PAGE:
Schlosser: In the industrial mounted bearings market, Baldor-Dodge has a patented 'easy-on, easy-off' system to simplify installation and maintenance. It's an adapter mounted bearing with a built-in 'push/pull' mechanism to assemble or disassemble. This eliminates the need for trained labour, and feeler gauges, and makes maintenance quick and predictable. The system is compatible with imperial and metric dimension bearings, and a range of housing styles such as pillow blocks, flange-mounting, and take-up frames. Bearings for food and beverage machinery is another speciality. We recently extended our established EZ Kleen range with a ball bearing called Ultra Kleen. It has a 100% stainless steel bearing insert, plus a patented sealing system and ball retainer that retain lubrication and prevent washout in wet operating environments. It recently won 'gold' in the power transmission product of the year awards category from a prestigious US magazine.  

IEN: Where do you see the main trends?  
Schlosser: A significant trend In power transmission is the desire of OEMs to differentiate machines. There are always buyers looking for the lowest cost. But increasingly, machine builders are looking for components to help make equipment stand out from the competition - with improved lifecycles, reliability, productivity, etc. OEMs will pay more for a bearing if it's possible to demonstrate a tangible advantage that they can sell on, and which widens the 'quality gap' between them and competition from low-cost economies. This really suits us as most of Baldor-Dodge's range provides advantages over 'commodity' products. Providing 'value' to customers is in Baldor's DNA - we even have a mathematical formula for it!  

On the electrical side, we see a big expansion in use of IE3 motors. A lot of R&D is focused on extending the motor types and ratings that will meet these minimum efficiencies. The demands of the US market are a big influence of course, but this has only positive consequences for our European customers. This is because, to make the point again, the US is pushing so hard. Many readers will be familiar with the US's 'EISA' minimum efficiencies that come into force soon. By helping European clients switch to EISA motors, we are in the unusual position of seeing our advice help OEMs to see the advantages more clearly for their home markets and assist customers in reducing carbon emissions.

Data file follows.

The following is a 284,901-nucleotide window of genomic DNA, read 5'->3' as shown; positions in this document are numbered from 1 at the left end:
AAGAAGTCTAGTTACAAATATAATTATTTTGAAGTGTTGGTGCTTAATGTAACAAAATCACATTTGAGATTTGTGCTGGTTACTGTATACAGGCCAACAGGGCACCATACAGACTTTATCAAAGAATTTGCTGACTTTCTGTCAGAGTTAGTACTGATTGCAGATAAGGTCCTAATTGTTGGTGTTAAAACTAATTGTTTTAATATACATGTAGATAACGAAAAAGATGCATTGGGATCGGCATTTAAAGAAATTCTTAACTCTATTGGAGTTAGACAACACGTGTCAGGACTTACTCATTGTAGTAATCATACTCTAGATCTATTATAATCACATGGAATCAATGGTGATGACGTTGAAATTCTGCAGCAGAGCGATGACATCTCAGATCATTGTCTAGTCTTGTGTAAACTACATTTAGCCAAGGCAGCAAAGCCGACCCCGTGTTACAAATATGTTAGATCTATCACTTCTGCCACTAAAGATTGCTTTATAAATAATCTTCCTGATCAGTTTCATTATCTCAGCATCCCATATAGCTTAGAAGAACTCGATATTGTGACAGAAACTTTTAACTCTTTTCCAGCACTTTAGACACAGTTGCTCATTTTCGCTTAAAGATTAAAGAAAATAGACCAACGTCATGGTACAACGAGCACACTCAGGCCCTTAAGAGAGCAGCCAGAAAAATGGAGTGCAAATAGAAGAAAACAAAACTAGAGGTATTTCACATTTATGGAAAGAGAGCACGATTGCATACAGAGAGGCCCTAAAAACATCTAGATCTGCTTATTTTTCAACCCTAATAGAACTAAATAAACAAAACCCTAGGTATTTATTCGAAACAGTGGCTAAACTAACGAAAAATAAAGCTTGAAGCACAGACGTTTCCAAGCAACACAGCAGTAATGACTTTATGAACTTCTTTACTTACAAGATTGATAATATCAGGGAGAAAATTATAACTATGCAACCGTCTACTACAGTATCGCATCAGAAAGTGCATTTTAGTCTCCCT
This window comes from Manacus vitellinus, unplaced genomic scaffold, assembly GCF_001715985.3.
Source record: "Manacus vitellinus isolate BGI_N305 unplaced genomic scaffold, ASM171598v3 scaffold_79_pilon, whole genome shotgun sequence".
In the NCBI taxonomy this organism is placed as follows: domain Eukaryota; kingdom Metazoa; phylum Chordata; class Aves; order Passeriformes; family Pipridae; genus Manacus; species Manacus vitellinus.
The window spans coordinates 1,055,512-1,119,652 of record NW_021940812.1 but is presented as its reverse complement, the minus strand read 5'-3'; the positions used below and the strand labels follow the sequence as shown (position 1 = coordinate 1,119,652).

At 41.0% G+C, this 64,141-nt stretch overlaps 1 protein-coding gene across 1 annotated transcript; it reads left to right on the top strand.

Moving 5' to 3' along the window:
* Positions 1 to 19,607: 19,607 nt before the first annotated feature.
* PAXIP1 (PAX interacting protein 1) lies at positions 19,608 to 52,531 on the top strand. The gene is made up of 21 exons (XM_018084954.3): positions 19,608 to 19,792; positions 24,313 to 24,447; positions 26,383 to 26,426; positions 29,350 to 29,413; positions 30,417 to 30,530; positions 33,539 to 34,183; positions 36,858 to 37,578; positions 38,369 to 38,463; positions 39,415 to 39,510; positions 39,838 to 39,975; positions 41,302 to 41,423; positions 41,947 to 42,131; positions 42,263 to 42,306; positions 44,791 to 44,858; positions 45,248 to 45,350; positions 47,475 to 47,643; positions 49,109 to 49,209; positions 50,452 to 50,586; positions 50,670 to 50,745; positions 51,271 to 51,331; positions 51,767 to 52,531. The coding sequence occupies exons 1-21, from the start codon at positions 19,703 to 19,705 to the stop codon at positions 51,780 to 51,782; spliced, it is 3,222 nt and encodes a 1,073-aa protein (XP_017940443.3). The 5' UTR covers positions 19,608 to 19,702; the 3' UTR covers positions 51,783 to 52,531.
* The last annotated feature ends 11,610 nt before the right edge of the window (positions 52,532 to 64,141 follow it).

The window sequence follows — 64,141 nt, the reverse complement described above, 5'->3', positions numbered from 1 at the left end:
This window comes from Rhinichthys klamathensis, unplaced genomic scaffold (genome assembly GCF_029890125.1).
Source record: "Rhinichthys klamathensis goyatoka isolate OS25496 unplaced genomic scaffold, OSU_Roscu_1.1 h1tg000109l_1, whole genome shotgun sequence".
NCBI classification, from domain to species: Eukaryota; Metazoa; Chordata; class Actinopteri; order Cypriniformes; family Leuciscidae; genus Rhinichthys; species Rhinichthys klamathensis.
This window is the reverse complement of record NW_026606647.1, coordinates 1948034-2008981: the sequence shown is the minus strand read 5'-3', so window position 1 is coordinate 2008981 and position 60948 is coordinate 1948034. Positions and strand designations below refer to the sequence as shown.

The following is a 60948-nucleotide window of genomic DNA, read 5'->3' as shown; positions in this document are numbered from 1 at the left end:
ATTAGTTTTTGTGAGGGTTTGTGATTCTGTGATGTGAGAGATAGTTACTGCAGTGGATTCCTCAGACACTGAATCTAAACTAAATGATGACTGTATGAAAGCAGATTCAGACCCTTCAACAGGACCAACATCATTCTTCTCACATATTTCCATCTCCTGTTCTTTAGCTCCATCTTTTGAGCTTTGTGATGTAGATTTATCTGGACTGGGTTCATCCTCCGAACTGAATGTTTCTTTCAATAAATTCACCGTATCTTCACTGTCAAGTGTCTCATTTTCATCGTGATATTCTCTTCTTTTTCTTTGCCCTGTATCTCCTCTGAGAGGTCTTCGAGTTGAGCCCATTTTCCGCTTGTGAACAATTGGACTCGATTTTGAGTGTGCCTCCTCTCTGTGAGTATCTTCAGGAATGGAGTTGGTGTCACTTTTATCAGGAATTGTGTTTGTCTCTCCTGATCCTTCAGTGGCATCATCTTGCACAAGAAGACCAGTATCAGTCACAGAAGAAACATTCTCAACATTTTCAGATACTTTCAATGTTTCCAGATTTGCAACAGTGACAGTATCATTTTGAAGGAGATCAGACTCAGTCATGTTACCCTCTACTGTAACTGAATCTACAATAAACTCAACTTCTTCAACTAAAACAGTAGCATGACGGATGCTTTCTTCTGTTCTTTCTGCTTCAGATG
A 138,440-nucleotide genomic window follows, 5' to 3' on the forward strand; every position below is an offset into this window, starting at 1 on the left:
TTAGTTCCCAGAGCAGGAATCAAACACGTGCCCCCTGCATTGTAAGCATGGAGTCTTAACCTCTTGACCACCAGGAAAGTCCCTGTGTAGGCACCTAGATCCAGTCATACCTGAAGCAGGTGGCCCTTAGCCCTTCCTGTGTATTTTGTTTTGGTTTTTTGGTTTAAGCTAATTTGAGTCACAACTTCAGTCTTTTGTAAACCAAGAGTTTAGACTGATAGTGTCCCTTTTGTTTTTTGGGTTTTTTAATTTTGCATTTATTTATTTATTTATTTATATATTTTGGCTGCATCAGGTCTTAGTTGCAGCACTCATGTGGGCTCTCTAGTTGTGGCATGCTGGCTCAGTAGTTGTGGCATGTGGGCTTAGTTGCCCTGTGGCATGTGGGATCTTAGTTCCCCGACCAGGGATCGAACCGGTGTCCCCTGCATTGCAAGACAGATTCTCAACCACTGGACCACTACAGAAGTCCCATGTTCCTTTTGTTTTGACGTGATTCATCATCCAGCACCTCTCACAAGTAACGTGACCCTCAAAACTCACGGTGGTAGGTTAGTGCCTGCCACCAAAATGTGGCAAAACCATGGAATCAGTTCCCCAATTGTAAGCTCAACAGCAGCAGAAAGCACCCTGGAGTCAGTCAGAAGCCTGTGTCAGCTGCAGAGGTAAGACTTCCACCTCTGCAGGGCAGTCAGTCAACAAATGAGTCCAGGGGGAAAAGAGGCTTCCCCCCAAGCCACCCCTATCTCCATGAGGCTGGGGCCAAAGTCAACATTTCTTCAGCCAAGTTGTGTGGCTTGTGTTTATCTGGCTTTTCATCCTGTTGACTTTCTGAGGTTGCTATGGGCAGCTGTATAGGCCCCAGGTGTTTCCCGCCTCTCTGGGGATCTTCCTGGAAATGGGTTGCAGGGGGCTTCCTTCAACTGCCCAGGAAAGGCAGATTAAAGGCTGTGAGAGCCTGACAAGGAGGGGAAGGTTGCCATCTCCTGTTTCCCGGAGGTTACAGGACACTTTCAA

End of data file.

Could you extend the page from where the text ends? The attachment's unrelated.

Another trend is much greater focus on the system - helping users understand the importance of considering the motor system as a whole - including power transmission - and sizing motors more carefully. One pioneering example is a motor and drive combination Baldor designed for cooling tower fans in buildings. It uses a permanent magnet motor with an adjustable speed drive, and a direct drive arrangement to the fan that eliminates a gearbox and right angle coupling. One OEM is already talking about efficiency gains of around 13% - a big leap forward when you consider the scale and number of buildings that employ this form of HVAC. In fact it increases efficiency by over 50% on applications where a two-speed motor was used.

Frank Schlosser was interviewed by Jürgen Wirtz, editor of IEN Europe

Facts & Figures  

Founded: in 1920, but Baldor’s Dodge and Reliance brands have been available for over 100 years

Employees: Over 7000

Headquarters:  Fort Smith, Arkansas, USA 26 plants in the US, Canada, UK, Mexico, China, European subsidiaries and offices in Germany, UK, Italy, Switzerland Sales 2009: $1.52 bn (net earnings $59.8 m)

Main Products: electric motors, drives, generators, power transmission, motion control